>> This is related to DLL support issues(such as type information not being passed across process/DLL boundaries), these issues also may include runtime issues as well such as inability to delegate the GC, which will mean there will be 2(or more) concurrent running GC's. But again I am not aware of the current situation.
>
> Well, I'm already tightly coupled to linux, so this is not a big concern for me :-)
>
> I'll keep trying, as I said, my intention was to let plugin writers do it as easily as possible, but well, adding some kind of "register" function might be necessary in the end...
>
> A.

Yep. Like I said probably the easiest to use way is to place single call in each module. And there probably no other solution, because modules creates sort of isolated graph via imports. And I am not aware of any way to get list of modules passed in with compiler invocation to perform some sort of centralized one-liner registration.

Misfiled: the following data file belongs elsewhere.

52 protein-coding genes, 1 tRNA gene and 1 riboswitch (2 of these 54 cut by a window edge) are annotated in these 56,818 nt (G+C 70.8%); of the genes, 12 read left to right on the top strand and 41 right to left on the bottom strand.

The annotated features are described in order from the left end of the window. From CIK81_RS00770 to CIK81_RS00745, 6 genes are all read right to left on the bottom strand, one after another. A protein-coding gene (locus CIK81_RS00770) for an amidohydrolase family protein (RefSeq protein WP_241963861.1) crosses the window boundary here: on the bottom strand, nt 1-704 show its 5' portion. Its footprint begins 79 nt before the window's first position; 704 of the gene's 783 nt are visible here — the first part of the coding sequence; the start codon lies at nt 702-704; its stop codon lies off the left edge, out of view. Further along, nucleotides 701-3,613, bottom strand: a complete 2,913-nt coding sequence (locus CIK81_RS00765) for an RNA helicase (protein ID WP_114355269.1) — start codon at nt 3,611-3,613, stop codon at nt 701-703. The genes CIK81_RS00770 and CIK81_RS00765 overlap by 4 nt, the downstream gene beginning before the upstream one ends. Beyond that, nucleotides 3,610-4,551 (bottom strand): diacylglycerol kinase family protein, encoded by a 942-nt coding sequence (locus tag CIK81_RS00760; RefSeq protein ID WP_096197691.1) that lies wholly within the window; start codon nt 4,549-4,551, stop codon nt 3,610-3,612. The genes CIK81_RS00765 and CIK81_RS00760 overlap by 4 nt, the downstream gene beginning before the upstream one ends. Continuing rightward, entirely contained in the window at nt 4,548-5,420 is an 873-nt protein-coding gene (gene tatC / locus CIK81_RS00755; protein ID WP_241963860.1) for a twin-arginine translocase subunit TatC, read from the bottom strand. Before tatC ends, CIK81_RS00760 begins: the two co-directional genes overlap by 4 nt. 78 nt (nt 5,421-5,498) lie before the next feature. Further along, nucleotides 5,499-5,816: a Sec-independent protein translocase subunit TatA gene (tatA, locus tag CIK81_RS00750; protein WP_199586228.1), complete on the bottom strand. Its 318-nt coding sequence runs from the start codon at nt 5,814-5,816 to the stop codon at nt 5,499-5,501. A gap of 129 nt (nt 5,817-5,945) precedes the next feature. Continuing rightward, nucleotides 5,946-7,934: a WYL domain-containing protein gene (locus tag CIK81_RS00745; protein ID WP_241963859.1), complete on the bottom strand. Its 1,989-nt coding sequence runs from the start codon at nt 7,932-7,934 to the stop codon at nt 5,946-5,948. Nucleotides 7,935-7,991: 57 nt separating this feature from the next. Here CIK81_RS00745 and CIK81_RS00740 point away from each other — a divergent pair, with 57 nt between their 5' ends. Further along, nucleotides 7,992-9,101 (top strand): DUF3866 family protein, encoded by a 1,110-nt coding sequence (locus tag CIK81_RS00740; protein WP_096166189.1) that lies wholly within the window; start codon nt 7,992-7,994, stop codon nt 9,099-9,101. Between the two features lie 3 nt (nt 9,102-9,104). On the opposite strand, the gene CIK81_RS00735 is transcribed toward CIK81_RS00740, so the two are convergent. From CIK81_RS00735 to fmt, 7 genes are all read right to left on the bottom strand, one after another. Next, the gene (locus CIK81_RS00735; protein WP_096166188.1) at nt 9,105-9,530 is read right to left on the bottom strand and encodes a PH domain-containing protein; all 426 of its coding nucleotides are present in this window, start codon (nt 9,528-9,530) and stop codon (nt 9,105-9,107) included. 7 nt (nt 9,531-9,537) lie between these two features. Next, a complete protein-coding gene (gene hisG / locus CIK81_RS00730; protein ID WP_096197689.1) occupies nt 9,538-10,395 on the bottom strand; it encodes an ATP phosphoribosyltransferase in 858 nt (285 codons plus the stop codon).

But anyway look at this, might give some tips on how it can be done

mixin
https://github.com/Circular-Studios/Dash/blob/b7d589ad4ca8993445c136b6a4ae170932bb7962/source/dash/components/component.d#L208

(note that it uses static this() - module constructor. I think this behavior was changed around 2015-2016 and now it will cause cyclic dependency errors when modules with ctors import each other)

usage
https://github.com/Circular-Studios/Dash/blob/b7d589ad4ca8993445c136b6a4ae170932bb7962/source/dash/components/lights.d#L12

June 13
On Friday, 8 June 2018 at 08:21:39 UTC, evilrat wrote:
> On Friday, 8 June 2018 at 08:06:27 UTC, Arafel wrote:
>> On Thursday, 7 June 2018 at 13:07:21 UTC, evilrat wrote:
>>>